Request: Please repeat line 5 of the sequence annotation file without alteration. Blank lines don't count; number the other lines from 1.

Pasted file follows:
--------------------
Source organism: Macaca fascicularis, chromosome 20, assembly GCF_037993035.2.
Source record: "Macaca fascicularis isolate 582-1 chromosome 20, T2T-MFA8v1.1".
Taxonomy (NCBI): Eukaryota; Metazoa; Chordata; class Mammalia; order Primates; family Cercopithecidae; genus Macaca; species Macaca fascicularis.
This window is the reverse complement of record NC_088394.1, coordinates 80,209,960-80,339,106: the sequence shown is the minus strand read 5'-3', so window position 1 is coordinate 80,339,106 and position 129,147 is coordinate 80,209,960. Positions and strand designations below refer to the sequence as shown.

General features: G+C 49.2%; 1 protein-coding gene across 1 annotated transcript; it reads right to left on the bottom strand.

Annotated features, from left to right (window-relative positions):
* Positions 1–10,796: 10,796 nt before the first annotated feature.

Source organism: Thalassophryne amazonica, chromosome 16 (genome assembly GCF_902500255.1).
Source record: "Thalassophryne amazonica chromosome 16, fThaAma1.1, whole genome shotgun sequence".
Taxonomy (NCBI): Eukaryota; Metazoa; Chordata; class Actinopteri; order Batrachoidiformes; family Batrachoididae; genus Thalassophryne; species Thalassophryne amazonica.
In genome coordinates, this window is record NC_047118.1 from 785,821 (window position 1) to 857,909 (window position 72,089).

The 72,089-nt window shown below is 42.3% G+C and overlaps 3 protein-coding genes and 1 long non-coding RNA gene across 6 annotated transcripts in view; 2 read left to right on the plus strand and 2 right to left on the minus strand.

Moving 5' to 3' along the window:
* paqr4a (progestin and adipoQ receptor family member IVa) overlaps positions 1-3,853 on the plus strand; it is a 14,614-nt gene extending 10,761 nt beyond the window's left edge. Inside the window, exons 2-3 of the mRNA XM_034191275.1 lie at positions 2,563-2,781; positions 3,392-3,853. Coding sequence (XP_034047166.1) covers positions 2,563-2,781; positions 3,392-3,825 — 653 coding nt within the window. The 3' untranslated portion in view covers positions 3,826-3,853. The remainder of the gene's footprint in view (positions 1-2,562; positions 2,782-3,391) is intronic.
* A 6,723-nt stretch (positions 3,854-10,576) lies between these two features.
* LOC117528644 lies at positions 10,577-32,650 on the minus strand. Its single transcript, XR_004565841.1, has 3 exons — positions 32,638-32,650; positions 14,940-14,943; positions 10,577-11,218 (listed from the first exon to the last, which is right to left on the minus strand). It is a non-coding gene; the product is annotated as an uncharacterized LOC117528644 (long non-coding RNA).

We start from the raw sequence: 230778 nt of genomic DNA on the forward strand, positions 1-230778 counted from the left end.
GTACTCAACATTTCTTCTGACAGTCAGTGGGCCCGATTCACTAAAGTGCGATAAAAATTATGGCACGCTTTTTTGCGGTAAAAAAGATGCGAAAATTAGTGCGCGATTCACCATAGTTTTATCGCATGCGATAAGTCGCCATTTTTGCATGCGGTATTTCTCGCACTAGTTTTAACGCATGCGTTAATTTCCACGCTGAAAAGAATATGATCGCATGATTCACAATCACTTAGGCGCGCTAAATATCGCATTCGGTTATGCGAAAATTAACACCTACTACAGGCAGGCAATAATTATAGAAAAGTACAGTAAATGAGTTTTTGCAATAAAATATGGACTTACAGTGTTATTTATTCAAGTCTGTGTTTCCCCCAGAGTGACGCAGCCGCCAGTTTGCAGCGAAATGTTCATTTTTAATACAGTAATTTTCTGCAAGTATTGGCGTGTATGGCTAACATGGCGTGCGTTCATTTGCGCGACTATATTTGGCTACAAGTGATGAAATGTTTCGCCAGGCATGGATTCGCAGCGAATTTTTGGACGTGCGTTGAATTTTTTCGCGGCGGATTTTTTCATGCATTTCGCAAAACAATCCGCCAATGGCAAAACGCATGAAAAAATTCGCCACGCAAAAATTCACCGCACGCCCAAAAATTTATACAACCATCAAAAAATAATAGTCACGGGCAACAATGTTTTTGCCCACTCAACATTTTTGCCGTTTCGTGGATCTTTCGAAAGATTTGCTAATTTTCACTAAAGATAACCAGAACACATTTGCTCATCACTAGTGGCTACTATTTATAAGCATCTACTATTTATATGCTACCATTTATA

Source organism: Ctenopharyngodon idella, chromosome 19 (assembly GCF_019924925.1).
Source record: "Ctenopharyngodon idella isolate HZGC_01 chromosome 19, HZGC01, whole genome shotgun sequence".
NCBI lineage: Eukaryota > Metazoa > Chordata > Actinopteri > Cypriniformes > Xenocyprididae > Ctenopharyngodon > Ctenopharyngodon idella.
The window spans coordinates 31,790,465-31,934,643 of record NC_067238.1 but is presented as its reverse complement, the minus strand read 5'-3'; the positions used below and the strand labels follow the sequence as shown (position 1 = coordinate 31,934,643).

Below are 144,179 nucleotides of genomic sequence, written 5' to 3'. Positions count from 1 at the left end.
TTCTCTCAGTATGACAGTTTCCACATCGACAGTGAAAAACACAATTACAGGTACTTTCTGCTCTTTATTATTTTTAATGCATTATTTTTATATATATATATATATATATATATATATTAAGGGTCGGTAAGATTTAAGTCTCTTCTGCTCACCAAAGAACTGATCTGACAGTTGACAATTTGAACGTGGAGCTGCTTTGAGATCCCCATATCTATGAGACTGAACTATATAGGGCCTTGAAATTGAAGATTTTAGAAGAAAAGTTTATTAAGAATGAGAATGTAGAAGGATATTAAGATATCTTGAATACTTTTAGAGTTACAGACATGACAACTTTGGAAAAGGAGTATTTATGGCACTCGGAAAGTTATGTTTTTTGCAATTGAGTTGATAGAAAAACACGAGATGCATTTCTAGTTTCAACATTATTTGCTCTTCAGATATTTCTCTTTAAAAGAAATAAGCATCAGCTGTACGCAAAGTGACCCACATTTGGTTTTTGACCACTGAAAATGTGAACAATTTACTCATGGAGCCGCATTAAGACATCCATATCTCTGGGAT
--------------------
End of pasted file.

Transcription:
General features: G+C 49.2%; 1 protein-coding gene across 1 annotated transcript; it reads right to left on the bottom strand.